When you think of those who collect Pokemon cards, the United States government is among the last you'll ever imagine getting into it. But as it turns out, the most powerful entity in the free world finds itself entrenched in this craze when a graded first-edition Charizard card fell on their lap.

Earlier this month, Vinath Oudomsine was sentenced to three years in prison after he applied for a COVID-19 relief loan and used a chunk of it to purchase First Edition Charizard Holo card encased in a BGS 9.5 slab. The price? Well, the 31-year old from Dublin, Georgia just splurged $57,789 on the graded Pokemon card.

Oudomsine applied for the said loan sometime July in 2020 with the reason that he had an entertainment services business with 10 employees to support. His application was then granted and the entrepreneur received a total of $85,000 from the federal government. Oudomsine then used $57,000 from that amount to purchase the graded Pokemon card. On the flipside, however, the claim of having 10 employees and a gross revenue of $235,000 from his business were proven by prosecutors to be false.

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After being convicted, the ownership of the card has now passed on to the US Marshalls Service, Xavier Cunningham, the assistant attorney involved in the prosecution said. He added that the graded Pokemon card would be put up for auction and the proceeds will be put into a seized-assets fund by the Justice Department. The money will then be returned to the Small Business Administration after the auction has been completed.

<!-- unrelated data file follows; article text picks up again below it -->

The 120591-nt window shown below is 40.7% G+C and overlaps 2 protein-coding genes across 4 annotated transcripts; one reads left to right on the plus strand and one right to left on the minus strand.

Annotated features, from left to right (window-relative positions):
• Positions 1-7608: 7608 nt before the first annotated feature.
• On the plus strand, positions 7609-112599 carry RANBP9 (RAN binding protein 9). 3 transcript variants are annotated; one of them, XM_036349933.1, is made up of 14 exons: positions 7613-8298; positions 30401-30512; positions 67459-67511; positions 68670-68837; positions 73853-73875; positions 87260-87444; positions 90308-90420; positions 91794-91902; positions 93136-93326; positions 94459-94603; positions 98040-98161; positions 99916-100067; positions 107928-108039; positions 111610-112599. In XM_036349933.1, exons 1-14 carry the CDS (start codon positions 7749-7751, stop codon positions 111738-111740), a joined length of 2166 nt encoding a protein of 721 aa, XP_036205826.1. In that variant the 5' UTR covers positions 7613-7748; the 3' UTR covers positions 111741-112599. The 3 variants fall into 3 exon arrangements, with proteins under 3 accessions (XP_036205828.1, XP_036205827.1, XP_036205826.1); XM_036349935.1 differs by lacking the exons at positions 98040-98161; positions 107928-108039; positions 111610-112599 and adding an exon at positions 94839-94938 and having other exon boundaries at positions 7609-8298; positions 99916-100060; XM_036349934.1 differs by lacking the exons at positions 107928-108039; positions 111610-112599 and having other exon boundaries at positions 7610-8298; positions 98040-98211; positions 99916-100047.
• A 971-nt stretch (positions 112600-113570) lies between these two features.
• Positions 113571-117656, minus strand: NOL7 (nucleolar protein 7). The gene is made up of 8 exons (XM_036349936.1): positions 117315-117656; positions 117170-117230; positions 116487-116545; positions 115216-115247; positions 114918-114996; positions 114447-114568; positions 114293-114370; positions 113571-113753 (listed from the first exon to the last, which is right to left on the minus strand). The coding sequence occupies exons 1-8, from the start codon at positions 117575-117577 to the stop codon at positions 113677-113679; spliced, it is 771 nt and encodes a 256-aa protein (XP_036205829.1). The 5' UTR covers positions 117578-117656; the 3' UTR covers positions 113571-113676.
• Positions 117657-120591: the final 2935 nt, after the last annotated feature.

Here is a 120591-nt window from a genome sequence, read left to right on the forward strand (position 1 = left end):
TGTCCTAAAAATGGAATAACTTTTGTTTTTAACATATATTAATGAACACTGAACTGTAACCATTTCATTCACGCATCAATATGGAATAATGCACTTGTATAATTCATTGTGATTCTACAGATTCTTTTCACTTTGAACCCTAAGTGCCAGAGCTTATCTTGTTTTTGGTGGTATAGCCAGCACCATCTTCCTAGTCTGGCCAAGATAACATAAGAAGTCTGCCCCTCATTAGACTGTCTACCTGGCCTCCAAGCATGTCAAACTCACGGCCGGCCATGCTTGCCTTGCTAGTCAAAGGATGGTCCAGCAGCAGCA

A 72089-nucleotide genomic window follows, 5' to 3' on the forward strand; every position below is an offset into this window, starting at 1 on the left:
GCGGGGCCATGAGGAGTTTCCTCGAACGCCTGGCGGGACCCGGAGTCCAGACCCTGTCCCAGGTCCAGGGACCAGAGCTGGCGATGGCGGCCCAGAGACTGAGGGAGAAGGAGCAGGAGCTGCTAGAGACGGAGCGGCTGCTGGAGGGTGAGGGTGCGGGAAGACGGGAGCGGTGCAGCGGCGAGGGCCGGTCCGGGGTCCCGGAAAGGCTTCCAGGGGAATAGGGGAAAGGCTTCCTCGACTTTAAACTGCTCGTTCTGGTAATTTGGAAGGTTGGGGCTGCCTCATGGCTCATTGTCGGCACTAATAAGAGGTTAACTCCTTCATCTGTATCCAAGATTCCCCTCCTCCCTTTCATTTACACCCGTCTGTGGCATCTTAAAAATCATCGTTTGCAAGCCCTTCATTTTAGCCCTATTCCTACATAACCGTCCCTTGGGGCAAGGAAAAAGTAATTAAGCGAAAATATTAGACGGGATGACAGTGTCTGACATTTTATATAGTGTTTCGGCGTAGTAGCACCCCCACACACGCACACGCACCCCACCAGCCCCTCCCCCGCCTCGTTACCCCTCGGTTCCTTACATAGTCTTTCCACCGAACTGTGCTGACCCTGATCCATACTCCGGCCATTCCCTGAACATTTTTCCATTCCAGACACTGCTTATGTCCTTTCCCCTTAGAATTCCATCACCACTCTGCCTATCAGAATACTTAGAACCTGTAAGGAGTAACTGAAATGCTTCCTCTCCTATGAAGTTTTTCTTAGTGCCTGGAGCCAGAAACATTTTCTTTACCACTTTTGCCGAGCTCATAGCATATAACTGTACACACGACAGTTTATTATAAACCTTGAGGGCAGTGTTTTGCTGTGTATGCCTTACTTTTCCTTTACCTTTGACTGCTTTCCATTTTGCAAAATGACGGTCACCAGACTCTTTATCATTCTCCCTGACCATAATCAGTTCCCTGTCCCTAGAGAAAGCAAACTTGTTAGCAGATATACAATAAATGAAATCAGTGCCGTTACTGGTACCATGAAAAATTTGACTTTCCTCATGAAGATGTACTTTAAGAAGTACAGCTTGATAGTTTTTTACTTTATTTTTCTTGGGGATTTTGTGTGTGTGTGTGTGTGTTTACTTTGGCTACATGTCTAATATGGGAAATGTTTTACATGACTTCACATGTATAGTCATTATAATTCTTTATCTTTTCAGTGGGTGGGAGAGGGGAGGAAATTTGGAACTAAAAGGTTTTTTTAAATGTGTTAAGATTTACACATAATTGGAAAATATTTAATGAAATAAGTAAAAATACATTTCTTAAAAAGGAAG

While the hype for Pokemon cards, especially the graded first-editions, continue to rise, there isn't enough reason to go beyond the confines of the law to get one. Just ask Oudomsine about his experience and his present predicament will convince anyone to invest in these cards the right way.